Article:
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Scientists Devise a Robust Design Tool for Soft Assistive Robotic Wearables

Soft, pneumatic actuators are not a term people hear every day, but chances are that people could have utilized them at some point in their lives. The devices employ compressed air to power motion, and they have proven to be a vital backbone in a range of applications, including assistive wearables, robotics and rehabilitative technologies, thanks to their sensing capabilities.

Scientists Devise a Robust Design Tool for Soft Assistive Robotic Wearables.

Image Credit: MIT Computer Science and Artificial Intelligence Laboratory

However, there is a barrier to the development of small dynamic devices with advantages such as high response speeds and power to input ratios. They necessitate a manual design and fabrication process, which entails numerous trial and error cycles to determine whether the designs will function or not.

The Computer Science and Artificial Intelligence Laboratory (CSAIL) at MIT developed “PneuAct,” a scalable pipeline for computationally designing and digitally fabricating soft pneumatic actuators.

PneuAct employs a machine knitting method similar to that of a grandmother’s plastic needle used for knitting — however, this machine is self-contained. To program how the actuator will move, a human designer simply determines the stitch and sensor design patterns in software, which can be simulated before printing. The knitting machine creates the textile piece, which may then be attached to a cheap, off-the-shelf rubber silicone tube to finalize the actuator.

The knitted actuator uses conductive yarn to sense what it touches, enabling it to “feel” what it touches. An assistive glove, a soft hand, an interactive robot and a pneumatic walking quadruped were among the concepts created by the team. Their prototypes included an assistance glove, a soft hand, an interactive robot, and a pneumatic quadrupedal robot, all of which used yellow fabric to resemble banana fingers.

While there has been a lot of progress in the hardware development of soft pneumatic actuators in recent years — a 2019 prototype of a collaborative robot employed such actuators to replicate human-like clutching in its hands — the design tools have not kept up. The researchers used a mix of elastic and sensor stitches (with conductive yarn) for programming the actuators’ bending while they are inflated, as well as the ability to include real-world feedback.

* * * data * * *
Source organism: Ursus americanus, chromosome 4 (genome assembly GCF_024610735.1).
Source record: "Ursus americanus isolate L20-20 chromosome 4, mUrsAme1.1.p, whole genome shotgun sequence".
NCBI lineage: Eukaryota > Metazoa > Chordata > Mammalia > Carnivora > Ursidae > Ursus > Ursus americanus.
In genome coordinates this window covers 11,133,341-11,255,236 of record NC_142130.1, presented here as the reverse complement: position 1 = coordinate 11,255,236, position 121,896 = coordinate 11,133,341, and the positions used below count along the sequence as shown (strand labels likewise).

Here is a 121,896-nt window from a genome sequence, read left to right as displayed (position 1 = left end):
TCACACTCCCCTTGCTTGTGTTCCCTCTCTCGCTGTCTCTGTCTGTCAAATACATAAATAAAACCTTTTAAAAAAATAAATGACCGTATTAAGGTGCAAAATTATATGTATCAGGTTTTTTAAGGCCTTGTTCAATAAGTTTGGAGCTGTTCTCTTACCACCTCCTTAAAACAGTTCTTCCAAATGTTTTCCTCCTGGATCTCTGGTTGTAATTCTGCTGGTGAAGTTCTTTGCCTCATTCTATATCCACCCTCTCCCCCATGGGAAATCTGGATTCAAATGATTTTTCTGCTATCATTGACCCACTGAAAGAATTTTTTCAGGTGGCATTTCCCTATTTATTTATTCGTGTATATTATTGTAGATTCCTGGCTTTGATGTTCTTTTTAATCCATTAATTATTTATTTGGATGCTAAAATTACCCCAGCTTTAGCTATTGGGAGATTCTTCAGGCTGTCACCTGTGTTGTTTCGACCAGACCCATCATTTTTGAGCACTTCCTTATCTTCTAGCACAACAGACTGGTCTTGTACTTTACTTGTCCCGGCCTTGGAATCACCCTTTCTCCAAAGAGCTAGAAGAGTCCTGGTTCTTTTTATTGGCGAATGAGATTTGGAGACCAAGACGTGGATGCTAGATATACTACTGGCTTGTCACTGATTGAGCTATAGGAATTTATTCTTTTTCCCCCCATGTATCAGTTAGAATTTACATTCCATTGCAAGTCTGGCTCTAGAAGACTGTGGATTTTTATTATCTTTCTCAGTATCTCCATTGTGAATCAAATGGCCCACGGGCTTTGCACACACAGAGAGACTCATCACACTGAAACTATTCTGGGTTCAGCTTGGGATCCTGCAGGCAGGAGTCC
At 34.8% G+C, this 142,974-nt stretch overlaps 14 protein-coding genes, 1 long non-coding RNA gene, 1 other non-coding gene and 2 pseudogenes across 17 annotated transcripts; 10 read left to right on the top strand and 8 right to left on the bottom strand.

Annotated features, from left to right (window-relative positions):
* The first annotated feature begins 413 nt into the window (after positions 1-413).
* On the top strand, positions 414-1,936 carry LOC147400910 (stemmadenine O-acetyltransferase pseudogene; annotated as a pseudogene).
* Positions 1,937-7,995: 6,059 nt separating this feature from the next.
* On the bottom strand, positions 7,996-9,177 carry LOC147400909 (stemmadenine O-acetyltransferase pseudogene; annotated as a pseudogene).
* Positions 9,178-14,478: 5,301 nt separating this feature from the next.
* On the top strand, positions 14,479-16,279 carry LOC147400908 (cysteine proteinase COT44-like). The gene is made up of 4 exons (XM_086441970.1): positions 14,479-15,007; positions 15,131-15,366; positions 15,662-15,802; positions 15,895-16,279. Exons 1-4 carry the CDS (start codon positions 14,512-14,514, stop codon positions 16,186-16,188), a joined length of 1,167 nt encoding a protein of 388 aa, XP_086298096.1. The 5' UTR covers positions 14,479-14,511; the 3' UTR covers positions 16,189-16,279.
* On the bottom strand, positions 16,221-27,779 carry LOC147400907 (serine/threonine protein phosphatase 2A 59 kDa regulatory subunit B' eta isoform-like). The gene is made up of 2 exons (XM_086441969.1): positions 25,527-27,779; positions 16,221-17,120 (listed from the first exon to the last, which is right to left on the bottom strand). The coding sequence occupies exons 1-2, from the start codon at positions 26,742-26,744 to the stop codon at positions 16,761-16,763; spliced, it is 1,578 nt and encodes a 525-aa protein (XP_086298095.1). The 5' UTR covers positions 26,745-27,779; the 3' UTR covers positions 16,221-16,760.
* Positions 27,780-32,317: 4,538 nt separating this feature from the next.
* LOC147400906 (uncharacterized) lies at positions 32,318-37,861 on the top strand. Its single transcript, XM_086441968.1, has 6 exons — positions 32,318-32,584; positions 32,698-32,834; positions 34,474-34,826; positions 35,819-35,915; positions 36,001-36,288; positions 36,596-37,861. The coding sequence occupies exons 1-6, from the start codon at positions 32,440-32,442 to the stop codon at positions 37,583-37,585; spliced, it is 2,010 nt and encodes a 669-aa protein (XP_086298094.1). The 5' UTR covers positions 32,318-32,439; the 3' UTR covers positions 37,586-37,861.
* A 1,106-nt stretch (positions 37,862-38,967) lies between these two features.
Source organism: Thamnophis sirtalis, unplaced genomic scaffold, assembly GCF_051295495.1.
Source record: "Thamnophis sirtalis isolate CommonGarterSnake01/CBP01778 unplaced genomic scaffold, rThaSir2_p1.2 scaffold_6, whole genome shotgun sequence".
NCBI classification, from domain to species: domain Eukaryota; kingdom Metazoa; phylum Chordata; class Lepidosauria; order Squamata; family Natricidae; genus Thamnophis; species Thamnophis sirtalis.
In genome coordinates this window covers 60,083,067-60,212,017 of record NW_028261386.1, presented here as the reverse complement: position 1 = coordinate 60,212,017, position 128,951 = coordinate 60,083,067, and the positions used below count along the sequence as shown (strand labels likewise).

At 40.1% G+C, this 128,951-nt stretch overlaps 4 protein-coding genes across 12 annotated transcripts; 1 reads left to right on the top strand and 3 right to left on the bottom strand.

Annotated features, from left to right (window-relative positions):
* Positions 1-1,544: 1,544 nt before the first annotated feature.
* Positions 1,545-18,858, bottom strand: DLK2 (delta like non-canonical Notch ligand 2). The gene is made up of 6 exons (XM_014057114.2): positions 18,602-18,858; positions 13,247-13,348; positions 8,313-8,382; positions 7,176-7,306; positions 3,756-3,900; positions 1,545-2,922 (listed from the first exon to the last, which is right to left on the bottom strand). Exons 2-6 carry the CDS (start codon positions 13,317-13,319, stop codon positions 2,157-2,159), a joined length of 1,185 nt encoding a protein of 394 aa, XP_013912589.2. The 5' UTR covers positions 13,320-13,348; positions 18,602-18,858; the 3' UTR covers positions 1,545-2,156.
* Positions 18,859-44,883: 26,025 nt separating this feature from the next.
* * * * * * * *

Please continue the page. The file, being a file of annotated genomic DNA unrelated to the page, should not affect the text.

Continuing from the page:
The actuators, for instance, were utilized to create a robot that could detect when it was contacted by human hands and react accordingly.

A human can use the team’s glove to supplement finger muscle action and reduce the amount of muscle activity required to execute activities and motions. This has a lot of potential for people who have finger injuries, limited mobility, or other damage.

The approach can also be used to produce an exoskeleton (wearable robotic units operated by a computer that augment human motion and restore mobility and movement), for instance, the authors developed a sleeve that allows users to bend their elbows, knees, or other body parts.

Using digital machine knitting, which is a very common manufacturing method in today’s textile industry, enables ‘printing’ a design in one go, which makes it much more scalable. Soft pneumatic actuators are intrinsically compliant and flexible, and combined with intelligent materials, have become the backbone of many robots and assistive technologies - and rapid fabrication with our design tool can hopefully increase ease and ubiquity.

Yiyue Luo, Ph.D Student and Study Lead Author, MIT Computer Science and Artificial Intelligence Laboratory

Making Sense of Sensors

“Resistive pressure sensing,” in which the actuator “sends” pressure, was one sort of sensing the researchers used. When constructing a robotic gripper, for instance, the pressure sensor will detect how much force is being exerted to the object and then attempt to determine if the grasp is effective or not. The other type is “capacitive sensing,” in which the sensor extracts data from the materials that the actuator is in contact with.

While the actuator is robust—no yarns broke in any of their tests—one restriction of the device is that they were confined to tube-shaped actuators since they are inexpensive and easy to get. To prevent being confined by that single structure, the next natural step is to investigate actuators of various shapes.

Another enhancement the researchers will look at is including a task-driven, optimization-based design, in which users can select target positions and optimal stitch patterns that can be synthesized autonomously.

Our software tool is fast and easy-to-use and accurately previews users’ designs, allowing them to quickly iterate virtually while only needing to fabricate once. However, this process still requires some trial-and-error from humans. Can a computer reason about how textiles should be physically programmed in actuators to allow for rich, sensing-driven behavior? That’s the next frontier.

Andrew Spielberg, Study Author and Postdoctoral Fellow, Materials Science and Mechanical Engineering, Harvard University

Journal Reference:

Luo, Y., et al. (2022) Digital Fabrication of Pneumatic Actuators with Integrated Sensing by Machine Knitting. CHI '22: CHI Conference on Human Factors in Computing Systems.


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